As an entrepreneur who became an MBA Professor at age 43, I’ve had the unique experience of living almost everything that I teach. In fact, I have never taught from a textbook. I have, however, required my students to read selected business books that teach the ‘fundamental principles’ of real-world business. One of those is a profound marketing book called the 22 Immutable Laws of Marketing authored by Al Ries and Jack Trout. Wow, those guys hit it on the head. I have found all 22 of those laws to be dead-on.
Here’s an important one. Who was the second American to fly solo across the transatlantic? Stumped? If you don’t know that answer, then who was first? Charles Lindbergh, of course. But why didn’t you know that Burt Hinkler was the second person? Don’t feel badly, it’s human nature. Almost everyone recalls who takes first, but rarely do we remember who places second.
Business is exactly the same. If your business can be the first one into your targeted market you can expect to be successful, even if new competitors eventually show up later with a better product or service. This particular law is… ‘He/she who get there first, gets the most’.
But how many times can you be the very first company in your market? Probably not many. So are you destined for mediocrity? No, you simply need to understand the next law of marketing – if you can’t be first in your market, create a new one. In other words, start a new niche. Miller beer couldn’t overtake Budweiser as the number one regular beer, so it started a new market – light beer. Likewise in Europe, Amstel could not overcome Heineken’s lead in regular beer, so it created a light beer in that market.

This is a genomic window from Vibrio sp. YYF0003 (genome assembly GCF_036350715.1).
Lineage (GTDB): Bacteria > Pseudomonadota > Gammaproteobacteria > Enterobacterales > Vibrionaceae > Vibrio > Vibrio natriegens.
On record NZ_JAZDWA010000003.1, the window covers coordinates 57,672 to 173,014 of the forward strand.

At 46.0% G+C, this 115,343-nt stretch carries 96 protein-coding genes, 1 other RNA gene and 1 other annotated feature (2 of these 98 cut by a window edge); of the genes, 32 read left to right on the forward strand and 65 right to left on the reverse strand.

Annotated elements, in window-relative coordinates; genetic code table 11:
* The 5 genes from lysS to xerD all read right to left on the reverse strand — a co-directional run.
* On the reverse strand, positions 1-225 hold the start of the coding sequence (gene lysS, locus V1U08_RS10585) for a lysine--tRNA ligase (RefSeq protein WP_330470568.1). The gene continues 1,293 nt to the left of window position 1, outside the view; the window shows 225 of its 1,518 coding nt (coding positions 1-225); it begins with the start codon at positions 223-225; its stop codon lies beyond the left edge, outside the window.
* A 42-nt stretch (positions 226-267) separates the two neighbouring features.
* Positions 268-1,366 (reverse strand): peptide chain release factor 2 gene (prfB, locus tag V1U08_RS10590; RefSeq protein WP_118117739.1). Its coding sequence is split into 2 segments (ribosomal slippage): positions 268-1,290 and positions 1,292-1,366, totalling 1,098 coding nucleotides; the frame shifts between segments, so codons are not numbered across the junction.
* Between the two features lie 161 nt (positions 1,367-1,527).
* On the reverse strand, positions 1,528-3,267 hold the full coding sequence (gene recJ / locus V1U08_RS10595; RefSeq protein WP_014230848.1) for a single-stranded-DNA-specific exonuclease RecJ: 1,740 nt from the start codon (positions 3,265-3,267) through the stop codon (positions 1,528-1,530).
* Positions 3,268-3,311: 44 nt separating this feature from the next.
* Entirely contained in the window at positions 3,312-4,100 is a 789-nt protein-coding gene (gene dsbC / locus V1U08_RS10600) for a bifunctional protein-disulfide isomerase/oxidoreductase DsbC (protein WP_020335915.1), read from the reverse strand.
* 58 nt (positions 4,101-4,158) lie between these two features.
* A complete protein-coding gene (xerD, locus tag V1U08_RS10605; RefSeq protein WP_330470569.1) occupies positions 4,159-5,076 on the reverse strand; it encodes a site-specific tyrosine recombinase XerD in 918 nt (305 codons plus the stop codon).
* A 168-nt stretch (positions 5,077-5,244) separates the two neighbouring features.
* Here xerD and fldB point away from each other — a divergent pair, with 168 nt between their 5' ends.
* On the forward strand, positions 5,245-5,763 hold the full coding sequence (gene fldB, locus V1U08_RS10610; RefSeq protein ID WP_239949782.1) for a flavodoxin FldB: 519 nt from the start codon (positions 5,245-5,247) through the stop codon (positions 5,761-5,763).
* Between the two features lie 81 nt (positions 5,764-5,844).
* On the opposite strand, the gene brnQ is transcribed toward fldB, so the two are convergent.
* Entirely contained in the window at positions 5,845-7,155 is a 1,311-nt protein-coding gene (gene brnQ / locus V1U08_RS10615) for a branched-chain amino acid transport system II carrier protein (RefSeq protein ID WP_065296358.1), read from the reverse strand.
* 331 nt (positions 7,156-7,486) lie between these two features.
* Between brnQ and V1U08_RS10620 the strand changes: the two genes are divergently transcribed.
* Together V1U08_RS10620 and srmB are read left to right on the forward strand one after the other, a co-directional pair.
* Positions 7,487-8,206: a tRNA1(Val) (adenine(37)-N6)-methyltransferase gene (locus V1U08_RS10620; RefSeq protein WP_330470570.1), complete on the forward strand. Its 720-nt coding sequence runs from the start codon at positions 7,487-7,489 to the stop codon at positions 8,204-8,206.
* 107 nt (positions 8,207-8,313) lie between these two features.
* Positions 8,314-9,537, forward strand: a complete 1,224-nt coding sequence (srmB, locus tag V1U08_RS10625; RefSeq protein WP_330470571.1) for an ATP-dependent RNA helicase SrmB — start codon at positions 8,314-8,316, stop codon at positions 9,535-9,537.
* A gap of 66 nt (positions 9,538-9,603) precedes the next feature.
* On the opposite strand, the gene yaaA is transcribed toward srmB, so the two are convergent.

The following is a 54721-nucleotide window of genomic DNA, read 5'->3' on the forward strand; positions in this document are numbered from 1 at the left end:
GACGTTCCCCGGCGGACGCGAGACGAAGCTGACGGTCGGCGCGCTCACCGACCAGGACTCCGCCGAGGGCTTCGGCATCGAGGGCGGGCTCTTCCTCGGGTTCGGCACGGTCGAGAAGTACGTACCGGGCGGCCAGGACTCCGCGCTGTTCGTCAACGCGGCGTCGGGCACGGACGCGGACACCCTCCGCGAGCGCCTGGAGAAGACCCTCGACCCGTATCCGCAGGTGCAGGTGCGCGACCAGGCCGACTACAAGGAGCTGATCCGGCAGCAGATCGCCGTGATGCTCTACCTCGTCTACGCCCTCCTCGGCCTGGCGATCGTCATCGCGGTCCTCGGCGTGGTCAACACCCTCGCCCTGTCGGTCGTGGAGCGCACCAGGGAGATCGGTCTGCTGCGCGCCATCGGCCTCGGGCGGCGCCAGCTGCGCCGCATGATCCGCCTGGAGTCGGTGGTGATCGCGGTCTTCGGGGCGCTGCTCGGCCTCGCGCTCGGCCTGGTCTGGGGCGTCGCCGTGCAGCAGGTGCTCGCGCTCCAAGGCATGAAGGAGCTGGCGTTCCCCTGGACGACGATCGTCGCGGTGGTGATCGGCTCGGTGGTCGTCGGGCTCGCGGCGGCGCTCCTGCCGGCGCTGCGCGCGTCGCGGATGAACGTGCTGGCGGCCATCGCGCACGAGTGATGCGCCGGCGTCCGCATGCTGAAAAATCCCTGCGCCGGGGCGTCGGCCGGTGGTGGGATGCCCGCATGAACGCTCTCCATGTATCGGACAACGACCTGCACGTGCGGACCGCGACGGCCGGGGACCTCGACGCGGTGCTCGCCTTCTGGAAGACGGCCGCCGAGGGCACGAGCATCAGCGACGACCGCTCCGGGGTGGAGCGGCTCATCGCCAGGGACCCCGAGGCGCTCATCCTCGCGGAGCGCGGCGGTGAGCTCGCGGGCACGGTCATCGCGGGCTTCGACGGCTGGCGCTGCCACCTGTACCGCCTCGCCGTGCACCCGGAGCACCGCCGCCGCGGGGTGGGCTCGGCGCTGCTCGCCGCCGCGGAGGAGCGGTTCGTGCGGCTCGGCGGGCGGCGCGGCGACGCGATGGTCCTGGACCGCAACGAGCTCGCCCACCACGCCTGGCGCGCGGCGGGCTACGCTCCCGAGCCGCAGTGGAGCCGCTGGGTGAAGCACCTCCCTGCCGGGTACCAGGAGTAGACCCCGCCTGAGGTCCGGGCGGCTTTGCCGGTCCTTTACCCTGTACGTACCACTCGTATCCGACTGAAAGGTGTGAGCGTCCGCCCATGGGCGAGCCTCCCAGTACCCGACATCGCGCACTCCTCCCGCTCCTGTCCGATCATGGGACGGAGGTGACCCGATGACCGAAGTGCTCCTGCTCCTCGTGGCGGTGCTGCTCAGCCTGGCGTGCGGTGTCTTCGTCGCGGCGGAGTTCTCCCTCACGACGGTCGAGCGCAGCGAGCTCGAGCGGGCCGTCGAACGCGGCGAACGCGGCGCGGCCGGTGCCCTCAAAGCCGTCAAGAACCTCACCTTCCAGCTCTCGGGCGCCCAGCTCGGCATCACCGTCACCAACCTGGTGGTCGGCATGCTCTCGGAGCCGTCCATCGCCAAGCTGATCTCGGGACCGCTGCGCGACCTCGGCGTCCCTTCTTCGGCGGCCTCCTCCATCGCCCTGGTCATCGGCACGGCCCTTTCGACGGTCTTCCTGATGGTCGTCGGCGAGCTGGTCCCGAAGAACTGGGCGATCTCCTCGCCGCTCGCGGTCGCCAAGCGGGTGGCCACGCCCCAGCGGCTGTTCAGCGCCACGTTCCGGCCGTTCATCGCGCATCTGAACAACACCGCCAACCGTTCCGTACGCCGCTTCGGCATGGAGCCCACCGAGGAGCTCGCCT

So why should you care? Because as an entrepreneur you can be successful in outmaneuvering your competition by grabbing the mindshare of your customers that you are first – with the inference that you are also the best. If you can’t be the first person to cross the finish line, then change the configuration of the racetrack so that you can.
Here’s a personal example. My friends and I acquired a major interest in a company that manufactured conveyor systems used in circuit board manufacturing. There were tons of other competitors who moved also circuit boards through the multi-step manufacturing process. However, we found a way to clearly distinguish ourselves from the crowd. Instead of being an ordinary run-of-the mill manufacturer of conveyor equipment, we presented ourselves as the turnkey solution for customers who wanted one supplier to link all steps of their entire manufacturing process, not just the material handling equipment. The concept worked – extremely well. Our sales quadrupled in less than 12 months because our reputation exploded as the ‘first’ turnkey solution for the industry. Essentially, we created a completely new niche within a very old market.
As you strategize positioning your own products and services, I suggest that you seek several different ways to separate yourself from the crowd as the unmistakable leader in your market.
About The Author
Professor Jim Solomon
Entrepreneur, MBA Professor, Certified Public Accountant
Jim Solomon is an accomplished entrepreneur, MBA Professor and Certified Public Accountant who has helped dozens of large corporations and small businesses achieve phenomenal growth and value. His unparalleled ability to secure funding, boost revenues and create exit opportunities comes from hands-on experience and an enormous rolodex.
To learn more about Professor Jim Solomon please visit www.professorjimsolomon.com and be sure to secure your free copy of his powerful new eBook, “Six Secrets To Starting Your Own Business”.